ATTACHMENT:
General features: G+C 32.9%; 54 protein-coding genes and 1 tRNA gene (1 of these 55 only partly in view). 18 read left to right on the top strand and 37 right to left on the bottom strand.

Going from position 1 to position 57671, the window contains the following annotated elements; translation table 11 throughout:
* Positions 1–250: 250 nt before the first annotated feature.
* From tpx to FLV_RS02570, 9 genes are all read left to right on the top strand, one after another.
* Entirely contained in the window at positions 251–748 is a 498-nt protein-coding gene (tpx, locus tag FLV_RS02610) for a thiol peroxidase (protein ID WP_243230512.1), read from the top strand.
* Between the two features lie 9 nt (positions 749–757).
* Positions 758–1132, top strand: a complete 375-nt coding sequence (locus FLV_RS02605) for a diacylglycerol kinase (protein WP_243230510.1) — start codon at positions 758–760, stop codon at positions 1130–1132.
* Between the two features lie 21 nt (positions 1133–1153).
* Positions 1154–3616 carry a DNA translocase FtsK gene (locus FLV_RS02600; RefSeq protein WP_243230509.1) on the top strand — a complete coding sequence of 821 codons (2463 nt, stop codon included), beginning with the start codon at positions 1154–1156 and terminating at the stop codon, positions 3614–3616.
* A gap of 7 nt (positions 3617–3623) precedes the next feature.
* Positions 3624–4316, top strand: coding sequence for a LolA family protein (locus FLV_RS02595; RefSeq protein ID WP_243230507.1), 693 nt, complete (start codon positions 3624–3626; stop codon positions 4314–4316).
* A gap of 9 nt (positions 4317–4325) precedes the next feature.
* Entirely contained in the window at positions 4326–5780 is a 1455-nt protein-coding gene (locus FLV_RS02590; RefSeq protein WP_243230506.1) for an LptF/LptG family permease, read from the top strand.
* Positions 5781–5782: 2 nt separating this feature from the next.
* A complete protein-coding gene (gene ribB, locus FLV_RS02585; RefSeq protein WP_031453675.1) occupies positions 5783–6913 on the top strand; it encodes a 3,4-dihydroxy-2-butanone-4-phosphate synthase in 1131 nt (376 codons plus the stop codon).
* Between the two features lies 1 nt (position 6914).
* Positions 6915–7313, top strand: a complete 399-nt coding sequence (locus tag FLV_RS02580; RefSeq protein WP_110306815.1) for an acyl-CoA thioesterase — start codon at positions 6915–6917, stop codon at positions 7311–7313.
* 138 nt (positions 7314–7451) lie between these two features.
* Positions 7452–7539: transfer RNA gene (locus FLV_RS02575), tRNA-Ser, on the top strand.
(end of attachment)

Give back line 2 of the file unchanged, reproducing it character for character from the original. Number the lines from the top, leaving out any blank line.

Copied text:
Going from position 1 to position 57671, the window contains the following annotated elements; translation table 11 throughout: